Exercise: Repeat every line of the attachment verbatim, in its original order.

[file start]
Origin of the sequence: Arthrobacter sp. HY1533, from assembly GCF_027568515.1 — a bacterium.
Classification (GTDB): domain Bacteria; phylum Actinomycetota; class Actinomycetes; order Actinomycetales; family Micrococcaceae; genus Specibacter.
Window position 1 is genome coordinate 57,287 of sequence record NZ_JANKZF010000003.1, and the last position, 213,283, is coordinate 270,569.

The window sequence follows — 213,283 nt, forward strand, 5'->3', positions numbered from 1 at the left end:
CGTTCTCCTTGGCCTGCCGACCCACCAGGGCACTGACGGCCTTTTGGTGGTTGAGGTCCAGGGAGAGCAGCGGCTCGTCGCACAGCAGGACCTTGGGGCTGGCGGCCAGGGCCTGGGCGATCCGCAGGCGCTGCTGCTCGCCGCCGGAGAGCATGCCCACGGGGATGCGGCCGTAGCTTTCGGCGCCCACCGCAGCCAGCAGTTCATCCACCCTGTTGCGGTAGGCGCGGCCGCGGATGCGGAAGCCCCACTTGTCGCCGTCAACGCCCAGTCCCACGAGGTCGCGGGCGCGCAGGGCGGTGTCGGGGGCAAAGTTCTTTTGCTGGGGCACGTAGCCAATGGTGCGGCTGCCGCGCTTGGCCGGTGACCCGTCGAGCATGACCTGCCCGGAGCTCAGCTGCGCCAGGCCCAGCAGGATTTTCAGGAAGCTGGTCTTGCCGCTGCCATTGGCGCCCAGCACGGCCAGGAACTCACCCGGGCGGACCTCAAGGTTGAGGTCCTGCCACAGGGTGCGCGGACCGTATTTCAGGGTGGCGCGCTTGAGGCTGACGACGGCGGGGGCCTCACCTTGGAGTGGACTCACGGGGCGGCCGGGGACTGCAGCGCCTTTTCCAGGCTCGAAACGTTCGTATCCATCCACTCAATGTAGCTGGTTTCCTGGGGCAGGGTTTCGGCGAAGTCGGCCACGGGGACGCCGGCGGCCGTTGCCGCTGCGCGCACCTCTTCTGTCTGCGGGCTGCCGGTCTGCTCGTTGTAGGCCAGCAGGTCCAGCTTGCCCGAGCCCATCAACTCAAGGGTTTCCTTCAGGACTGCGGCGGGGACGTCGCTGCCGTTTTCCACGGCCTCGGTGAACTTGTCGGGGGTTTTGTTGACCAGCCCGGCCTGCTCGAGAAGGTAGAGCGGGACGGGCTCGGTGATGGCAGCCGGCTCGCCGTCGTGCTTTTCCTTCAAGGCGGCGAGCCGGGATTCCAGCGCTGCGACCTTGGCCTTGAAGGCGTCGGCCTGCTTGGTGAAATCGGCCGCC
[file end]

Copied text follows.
Origin of the sequence: Arthrobacter sp. HY1533, from assembly GCF_027568515.1 — a bacterium.
Classification (GTDB): domain Bacteria; phylum Actinomycetota; class Actinomycetes; order Actinomycetales; family Micrococcaceae; genus Specibacter.
Window position 1 is genome coordinate 57,287 of sequence record NZ_JANKZF010000003.1, and the last position, 213,283, is coordinate 270,569.

The window sequence follows — 213,283 nt, forward strand, 5'->3', positions numbered from 1 at the left end:
CGTTCTCCTTGGCCTGCCGACCCACCAGGGCACTGACGGCCTTTTGGTGGTTGAGGTCCAGGGAGAGCAGCGGCTCGTCGCACAGCAGGACCTTGGGGCTGGCGGCCAGGGCCTGGGCGATCCGCAGGCGCTGCTGCTCGCCGCCGGAGAGCATGCCCACGGGGATGCGGCCGTAGCTTTCGGCGCCCACCGCAGCCAGCAGTTCATCCACCCTGTTGCGGTAGGCGCGGCCGCGGATGCGGAAGCCCCACTTGTCGCCGTCAACGCCCAGTCCCACGAGGTCGCGGGCGCGCAGGGCGGTGTCGGGGGCAAAGTTCTTTTGCTGGGGCACGTAGCCAATGGTGCGGCTGCCGCGCTTGGCCGGTGACCCGTCGAGCATGACCTGCCCGGAGCTCAGCTGCGCCAGGCCCAGCAGGATTTTCAGGAAGCTGGTCTTGCCGCTGCCATTGGCGCCCAGCACGGCCAGGAACTCACCCGGGCGGACCTCAAGGTTGAGGTCCTGCCACAGGGTGCGCGGACCGTATTTCAGGGTGGCGCGCTTGAGGCTGACGACGGCGGGGGCCTCACCTTGGAGTGGACTCACGGGGCGGCCGGGGACTGCAGCGCCTTTTCCAGGCTCGAAACGTTCGTATCCATCCACTCAATGTAGCTGGTTTCCTGGGGCAGGGTTTCGGCGAAGTCGGCCACGGGGACGCCGGCGGCCGTTGCCGCTGCGCGCACCTCTTCTGTCTGCGGGCTGCCGGTCTGCTCGTTGTAGGCCAGCAGGTCCAGCTTGCCCGAGCCCATCAACTCAAGGGTTTCCTTCAGGACTGCGGCGGGGACGTCGCTGCCGTTTTCCACGGCCTCGGTGAACTTGTCGGGGGTTTTGTTGACCAGCCCGGCCTGCTCGAGAAGGTAGAGCGGGACGGGCTCGGTGATGGCAGCCGGCTCGCCGTCGTGCTTTTCCTTCAAGGCGGCGAGCCGGGATTCCAGCGCTGCGACCTTGGCCTTGAAGGCGTCGGCCTGCTTGGTGAAATCGGCCGCC